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Period 2 Mahajan, Fanning, History of Earth Timeline

  • (5 BYA) Solar system begins to form

    (5 BYA) Solar system begins to form
    A cloud of dust and gas was disturbed from a possible nearby Supernova. The explosion caused space waves which squeezed the gas and dust together, forming many smaller planets which collided into one another to form bigger planets.
  • (4.6 BYA) Earth begins to Form.

    (4.6 BYA) Earth begins to Form.
    Planet Earth begins to form when the nearby debris, or smaller planets, begin to collide.
  • (4 BYA) Formation of Earth's Atmosphere

    (4 BYA) Formation of Earth's Atmosphere
    Volcanic activity released the first atmospheric gases on Earth. These elements included Helium and Hydrogen, the lightest gases. Later on Nitrogen and other gases were added
  • (4 BYA) First Life Forms on Earth

    (4 BYA) First  Life Forms on Earth
    Archae-like organisms are found to be Earth's first life. These organisms were chemosythetic, meaning they obtain energy through chemical reactions.
  • (3.5 BYA) Origin of Stromatolites

    (3.5 BYA) Origin of Stromatolites
    The oldest stromatolites, a type of cyanobacteria, are believed to originate. These organisms obtain energy through photosynthesis, and show signs of the first aerobic respiration.
  • (3 BYA) Photosynthetic Life Originates

    (3 BYA) Photosynthetic Life Originates
    After the finding of the aerobic Stromatolites 500 million years before, photosynthetic life is commonly found now. These organisms include many forms of Prokaryotic Bacteria.
  • (2.2 BYA) Earth Develops

    (2.2 BYA) Earth Develops
    More than two billion years after it began to form, Earth reaches a state similar to what it looks like today. It no longer collided with any smaller planets to grow.
  • (2 BYA) Oxygen Levels reached Today's Levels

    (2 BYA) Oxygen Levels reached Today's Levels
    The composition of Earth's atmosphere is compiled of a nearly identical amount of oxygen compared to that of todays.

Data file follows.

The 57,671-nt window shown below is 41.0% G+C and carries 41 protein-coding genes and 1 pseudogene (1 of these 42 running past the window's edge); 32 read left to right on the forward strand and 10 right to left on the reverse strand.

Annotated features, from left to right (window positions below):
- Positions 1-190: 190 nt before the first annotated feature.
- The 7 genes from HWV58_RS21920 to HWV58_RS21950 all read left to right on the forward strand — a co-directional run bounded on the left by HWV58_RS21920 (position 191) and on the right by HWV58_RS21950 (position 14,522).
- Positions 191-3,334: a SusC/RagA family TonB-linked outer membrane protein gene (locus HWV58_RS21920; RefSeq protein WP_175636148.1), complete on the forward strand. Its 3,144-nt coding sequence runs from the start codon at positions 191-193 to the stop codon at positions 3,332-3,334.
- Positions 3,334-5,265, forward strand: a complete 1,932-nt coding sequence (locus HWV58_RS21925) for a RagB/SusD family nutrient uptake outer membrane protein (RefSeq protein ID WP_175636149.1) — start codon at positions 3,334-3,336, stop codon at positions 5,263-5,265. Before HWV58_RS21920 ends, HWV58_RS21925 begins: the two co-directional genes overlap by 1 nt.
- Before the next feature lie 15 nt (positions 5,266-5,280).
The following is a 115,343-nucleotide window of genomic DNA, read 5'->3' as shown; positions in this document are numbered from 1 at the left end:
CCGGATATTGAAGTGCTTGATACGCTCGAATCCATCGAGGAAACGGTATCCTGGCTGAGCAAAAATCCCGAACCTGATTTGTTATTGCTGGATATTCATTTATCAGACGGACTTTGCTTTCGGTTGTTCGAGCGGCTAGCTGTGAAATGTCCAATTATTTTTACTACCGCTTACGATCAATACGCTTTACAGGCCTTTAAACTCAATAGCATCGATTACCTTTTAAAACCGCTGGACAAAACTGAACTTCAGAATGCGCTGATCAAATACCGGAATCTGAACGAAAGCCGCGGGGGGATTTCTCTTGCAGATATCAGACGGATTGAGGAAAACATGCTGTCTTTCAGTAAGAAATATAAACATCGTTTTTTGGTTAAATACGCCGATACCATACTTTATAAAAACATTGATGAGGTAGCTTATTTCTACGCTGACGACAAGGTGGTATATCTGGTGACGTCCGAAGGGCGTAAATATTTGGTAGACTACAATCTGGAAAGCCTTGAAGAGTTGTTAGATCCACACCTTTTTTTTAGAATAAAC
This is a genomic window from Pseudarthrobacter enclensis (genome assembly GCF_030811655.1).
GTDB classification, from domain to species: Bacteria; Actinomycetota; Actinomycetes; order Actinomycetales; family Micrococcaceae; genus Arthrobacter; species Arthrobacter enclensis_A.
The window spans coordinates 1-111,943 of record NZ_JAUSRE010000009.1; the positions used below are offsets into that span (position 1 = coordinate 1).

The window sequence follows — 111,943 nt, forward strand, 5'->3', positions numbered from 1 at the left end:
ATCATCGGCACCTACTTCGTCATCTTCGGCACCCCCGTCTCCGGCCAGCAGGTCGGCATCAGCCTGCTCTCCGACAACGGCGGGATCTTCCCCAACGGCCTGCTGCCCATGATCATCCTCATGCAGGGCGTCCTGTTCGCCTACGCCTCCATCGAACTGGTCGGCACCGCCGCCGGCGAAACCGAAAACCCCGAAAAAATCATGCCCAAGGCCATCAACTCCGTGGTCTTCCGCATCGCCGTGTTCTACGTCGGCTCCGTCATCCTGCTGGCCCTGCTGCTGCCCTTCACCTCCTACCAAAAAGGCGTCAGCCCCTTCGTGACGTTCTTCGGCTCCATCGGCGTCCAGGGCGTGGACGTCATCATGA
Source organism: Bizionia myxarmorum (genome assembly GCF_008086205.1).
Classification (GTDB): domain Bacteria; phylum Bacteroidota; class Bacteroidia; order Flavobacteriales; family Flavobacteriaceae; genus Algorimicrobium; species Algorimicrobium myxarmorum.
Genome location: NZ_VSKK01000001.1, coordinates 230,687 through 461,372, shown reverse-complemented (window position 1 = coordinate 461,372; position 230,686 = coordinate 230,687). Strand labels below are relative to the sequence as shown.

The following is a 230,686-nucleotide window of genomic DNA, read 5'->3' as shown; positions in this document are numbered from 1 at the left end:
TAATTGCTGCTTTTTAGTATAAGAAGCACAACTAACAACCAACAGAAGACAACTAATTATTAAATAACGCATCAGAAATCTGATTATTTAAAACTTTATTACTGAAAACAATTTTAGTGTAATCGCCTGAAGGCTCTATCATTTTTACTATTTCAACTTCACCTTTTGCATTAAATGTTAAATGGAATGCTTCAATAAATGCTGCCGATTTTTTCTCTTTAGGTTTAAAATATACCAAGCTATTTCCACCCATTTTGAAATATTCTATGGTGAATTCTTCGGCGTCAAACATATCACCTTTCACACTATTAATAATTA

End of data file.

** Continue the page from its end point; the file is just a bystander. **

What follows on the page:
• (1.5 BYA) The First Eukaryotes

    (1.5 BYA)  The First Eukaryotes
    Small aerobic prokaryotes reproduced inside a larger, anaerobic prokaryote. This is known as endosymbiosis, or the making of the first eukaryotic organism.
  • ( 1 BYA) Ozone is formed

    Ozone formed when oxygen molecules collided with sunlight, which split some oxygen molecules into O, while othrs remained O2. These single and double oxygens then combined to form ozone. Ozone is poisonous to plants and animals, but helpful in controlling UV rays.
  • (1665) First Microscopes

    (1665) First Microscopes
    The light microscope was used by Robert Hooke to study cell like units inside of cork. These later started the idea of organisms having cells.
  • (1668) Redi's Experiment

    (1668) Redi's Experiment
    Francesco Redi tested the formation of maggots on rotten meat. He did this by covering one sample so flies couldn't get to it, while leaving another sample out in the open. He found that the covered sample didn't have maggots since the flies couldn't get to it. This supported biogenesis.
  • (Mid 1700s) Spallanzani's Experiment

    (Mid 1700s) Spallanzani's Experiment
    Similar to Redi, Spallanzani tested the concept of spontaneous generation on microorganisms. He did this by boiling broth. One flask was covered after being boiled, (to avoid air exposure), while the other flask remained open. It was found that the open flask became cloudy, which meant organisms were inside. He concluded that microorganisms couldn't reproduce in boiled, closed broth.
  • (Mid 1800s) Pasteur's Experiment

    (Mid 1800s) Pasteur's Experiment
    Pasteur took Spallanzani's concept and retested it using a curve-neck flask instead of a closed flask. He then took of the neck and found that the broth became cloudy. So, when the flask had a curved neck, no microorganisms could get in. This supported biogenesis.
  • (1905) Radiometric Dating

    (1905) Radiometric Dating
    Radiometric dating provided a new way for scientists to find the age of various organic/inorganic objects. It involves using isotopes of various elements to determine the age of the given sample.
  • (Early 1900s) Oparin's Hypothesis

    (Early 1900s) Oparin's Hypothesis
    Oparin hypothesized how organic compounds may have developed. He thought that at high temperatures, gases may form simple organic compounds like amino acids.
  • (Early 1900s) Fox

    (Early 1900s) Fox
    Studied early cell-like organisms (microspheres and coacervates). This gave us an idea on how the first cells may have evolved
  • (1953) Urey and MIller

    (1953) Urey and MIller
    Experimented using Oparin's hypothesis. They tested various gases being charged with electricity, and they ended up producing organic compounds!
  • (1960s) Lynn Margulis

    (1960s) Lynn Margulis
    Hypothesized that cellular organelles were a result of endosymbiosis. She found that the organelles were indeed similar to early bacteria.
  • (1980s) Thomas Cech

    (1980s) Thomas Cech
    Coined and discovered the term ribozyme. This is a type of RNA that aided in being a catalyst. This produced evidence of self-replicating molecules of RNA.